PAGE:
Make It Your Best

Of Tar Babies and Foxes

by Reg Hardy

B’rer Rabbit and Uncle Remus probably never held a pool cue, but it is from them that I learned a few things that play a role in my 8-ball game today.

“Its what you do with what you’ve got that pays off in the end,” is one of the platitudes attributed to this aging “darkey” that applies to current billiards.

I experienced it this spring this year when a group of us were guests for breakfast at the home of a friend.

Yup, he does have a pool table in his basement.

You never know whether or not to pack the pool cues along with the potluck quiche.

After a fantastic breakfast, about a dozen of the guys drifted down into the basement and that’s when I recalled the Uncle Remus proverb.

The “house cues” my friend has offer a true variety, but nothing that matches up to my two-piece Viking with the Predator shaft.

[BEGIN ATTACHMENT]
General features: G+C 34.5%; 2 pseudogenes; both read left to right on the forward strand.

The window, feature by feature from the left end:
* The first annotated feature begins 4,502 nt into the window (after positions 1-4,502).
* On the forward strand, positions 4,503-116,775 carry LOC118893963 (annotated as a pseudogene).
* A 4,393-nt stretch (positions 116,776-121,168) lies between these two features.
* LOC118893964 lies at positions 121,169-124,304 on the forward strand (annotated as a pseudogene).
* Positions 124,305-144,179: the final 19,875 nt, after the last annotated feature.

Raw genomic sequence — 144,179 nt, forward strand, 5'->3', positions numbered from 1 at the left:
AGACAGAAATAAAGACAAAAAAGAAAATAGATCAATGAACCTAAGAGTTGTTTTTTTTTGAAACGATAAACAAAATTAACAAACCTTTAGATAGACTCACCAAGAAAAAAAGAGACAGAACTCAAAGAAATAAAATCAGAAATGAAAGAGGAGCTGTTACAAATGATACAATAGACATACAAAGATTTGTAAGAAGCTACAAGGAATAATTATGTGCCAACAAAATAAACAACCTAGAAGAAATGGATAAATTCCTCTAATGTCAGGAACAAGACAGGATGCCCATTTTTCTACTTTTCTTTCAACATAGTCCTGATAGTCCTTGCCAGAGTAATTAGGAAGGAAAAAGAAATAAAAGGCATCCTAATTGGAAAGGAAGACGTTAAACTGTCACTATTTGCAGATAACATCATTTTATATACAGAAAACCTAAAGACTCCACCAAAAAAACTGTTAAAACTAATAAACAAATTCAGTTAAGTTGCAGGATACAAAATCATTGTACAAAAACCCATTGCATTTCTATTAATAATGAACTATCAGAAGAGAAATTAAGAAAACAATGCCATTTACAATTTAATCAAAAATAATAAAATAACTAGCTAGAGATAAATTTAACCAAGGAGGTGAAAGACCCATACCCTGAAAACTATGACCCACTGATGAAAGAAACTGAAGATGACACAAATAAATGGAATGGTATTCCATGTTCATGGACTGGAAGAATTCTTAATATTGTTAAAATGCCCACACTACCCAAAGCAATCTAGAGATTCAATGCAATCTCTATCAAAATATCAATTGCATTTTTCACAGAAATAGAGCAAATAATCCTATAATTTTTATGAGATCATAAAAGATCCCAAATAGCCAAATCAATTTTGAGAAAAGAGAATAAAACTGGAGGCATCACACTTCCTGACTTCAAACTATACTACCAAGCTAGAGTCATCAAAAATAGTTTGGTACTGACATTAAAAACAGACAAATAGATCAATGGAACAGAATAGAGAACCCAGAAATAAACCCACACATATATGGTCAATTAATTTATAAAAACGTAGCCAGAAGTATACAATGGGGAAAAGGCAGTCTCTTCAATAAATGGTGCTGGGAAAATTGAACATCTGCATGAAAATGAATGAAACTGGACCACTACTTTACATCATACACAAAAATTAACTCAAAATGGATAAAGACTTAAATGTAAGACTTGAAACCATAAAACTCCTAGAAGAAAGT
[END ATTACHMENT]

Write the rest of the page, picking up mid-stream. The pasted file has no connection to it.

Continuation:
Ranging from a four-piece cue (one section missing) to three or four one piece cues with slick tips and even a couple of warped shafts.

None compared to my friend’s two-piece Lucassi.

I started with the three-piece (formerly known as four-piece) and learned short cues offer some advantages, but as a general rule, they won’t be much help with a cue ball located at mid-table when the target ball needs to get by a tight spot to make the corner pocket.

Next game I picked one of the glossy tipped one-piece cues. Nope, I didn’t have cue tip repair tools, sandpaper or anything else to roughen the tip.

If a tip is slick, a tip tool will help rough it up a bit. A little steel wool or fine grit sandpaper might smooth the shaft a bit.

There isn’t much you can do for crooked sticks except see which direction it is warped in and turn that side up or down.

It’s about here that noxious little southern rabbit popped into my mind. I actually recalled the phrase “It’s what you do with what you’ve got…”

I picked the lightest slick-tip and decided to get better acquainted. I cleaned off as much chalk as I could and started again with a near fresh chalk cube and kept the chalk close.

Than I conveniently lost all thoughts left or right English opting instead for center ball hits on the cue ball.

Nope, I didn’t become the big winner, but it as a lot more fun than sitting there wishing I had my cue.